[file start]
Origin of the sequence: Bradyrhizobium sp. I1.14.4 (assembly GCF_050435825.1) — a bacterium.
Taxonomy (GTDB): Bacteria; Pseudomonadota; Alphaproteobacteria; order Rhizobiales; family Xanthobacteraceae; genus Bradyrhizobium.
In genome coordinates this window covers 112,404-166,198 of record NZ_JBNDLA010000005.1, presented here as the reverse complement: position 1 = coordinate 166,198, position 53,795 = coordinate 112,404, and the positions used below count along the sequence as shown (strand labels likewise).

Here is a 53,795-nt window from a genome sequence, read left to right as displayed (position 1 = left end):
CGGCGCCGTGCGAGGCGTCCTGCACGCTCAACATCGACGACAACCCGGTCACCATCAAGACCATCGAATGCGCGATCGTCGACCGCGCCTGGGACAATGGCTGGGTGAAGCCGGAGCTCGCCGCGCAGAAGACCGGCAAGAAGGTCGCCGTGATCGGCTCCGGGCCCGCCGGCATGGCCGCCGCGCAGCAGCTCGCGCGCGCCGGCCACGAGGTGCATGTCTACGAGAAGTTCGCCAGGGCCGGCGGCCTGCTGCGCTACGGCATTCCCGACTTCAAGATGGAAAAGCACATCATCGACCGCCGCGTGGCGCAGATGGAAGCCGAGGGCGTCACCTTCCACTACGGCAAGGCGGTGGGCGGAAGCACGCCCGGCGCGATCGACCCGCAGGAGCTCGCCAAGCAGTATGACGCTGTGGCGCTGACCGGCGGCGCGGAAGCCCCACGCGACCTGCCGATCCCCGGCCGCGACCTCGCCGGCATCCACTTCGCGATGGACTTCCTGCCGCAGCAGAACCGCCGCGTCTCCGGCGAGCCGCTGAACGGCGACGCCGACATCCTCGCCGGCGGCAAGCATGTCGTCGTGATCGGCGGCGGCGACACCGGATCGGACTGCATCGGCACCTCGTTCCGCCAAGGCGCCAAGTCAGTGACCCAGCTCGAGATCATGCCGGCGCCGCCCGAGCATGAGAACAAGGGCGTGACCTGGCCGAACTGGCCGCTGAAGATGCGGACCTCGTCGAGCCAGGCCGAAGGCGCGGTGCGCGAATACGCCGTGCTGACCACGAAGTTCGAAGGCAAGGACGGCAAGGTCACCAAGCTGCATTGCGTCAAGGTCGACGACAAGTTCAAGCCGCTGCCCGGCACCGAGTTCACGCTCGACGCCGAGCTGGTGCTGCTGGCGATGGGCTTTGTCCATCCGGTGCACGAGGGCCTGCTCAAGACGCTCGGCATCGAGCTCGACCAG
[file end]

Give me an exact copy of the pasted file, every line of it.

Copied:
Origin of the sequence: Bradyrhizobium sp. I1.14.4 (assembly GCF_050435825.1) — a bacterium.
Taxonomy (GTDB): Bacteria; Pseudomonadota; Alphaproteobacteria; order Rhizobiales; family Xanthobacteraceae; genus Bradyrhizobium.
In genome coordinates this window covers 112,404-166,198 of record NZ_JBNDLA010000005.1, presented here as the reverse complement: position 1 = coordinate 166,198, position 53,795 = coordinate 112,404, and the positions used below count along the sequence as shown (strand labels likewise).

Here is a 53,795-nt window from a genome sequence, read left to right as displayed (position 1 = left end):
CGGCGCCGTGCGAGGCGTCCTGCACGCTCAACATCGACGACAACCCGGTCACCATCAAGACCATCGAATGCGCGATCGTCGACCGCGCCTGGGACAATGGCTGGGTGAAGCCGGAGCTCGCCGCGCAGAAGACCGGCAAGAAGGTCGCCGTGATCGGCTCCGGGCCCGCCGGCATGGCCGCCGCGCAGCAGCTCGCGCGCGCCGGCCACGAGGTGCATGTCTACGAGAAGTTCGCCAGGGCCGGCGGCCTGCTGCGCTACGGCATTCCCGACTTCAAGATGGAAAAGCACATCATCGACCGCCGCGTGGCGCAGATGGAAGCCGAGGGCGTCACCTTCCACTACGGCAAGGCGGTGGGCGGAAGCACGCCCGGCGCGATCGACCCGCAGGAGCTCGCCAAGCAGTATGACGCTGTGGCGCTGACCGGCGGCGCGGAAGCCCCACGCGACCTGCCGATCCCCGGCCGCGACCTCGCCGGCATCCACTTCGCGATGGACTTCCTGCCGCAGCAGAACCGCCGCGTCTCCGGCGAGCCGCTGAACGGCGACGCCGACATCCTCGCCGGCGGCAAGCATGTCGTCGTGATCGGCGGCGGCGACACCGGATCGGACTGCATCGGCACCTCGTTCCGCCAAGGCGCCAAGTCAGTGACCCAGCTCGAGATCATGCCGGCGCCGCCCGAGCATGAGAACAAGGGCGTGACCTGGCCGAACTGGCCGCTGAAGATGCGGACCTCGTCGAGCCAGGCCGAAGGCGCGGTGCGCGAATACGCCGTGCTGACCACGAAGTTCGAAGGCAAGGACGGCAAGGTCACCAAGCTGCATTGCGTCAAGGTCGACGACAAGTTCAAGCCGCTGCCCGGCACCGAGTTCACGCTCGACGCCGAGCTGGTGCTGCTGGCGATGGGCTTTGTCCATCCGGTGCACGAGGGCCTGCTCAAGACGCTCGGCATCGAGCTCGACCAG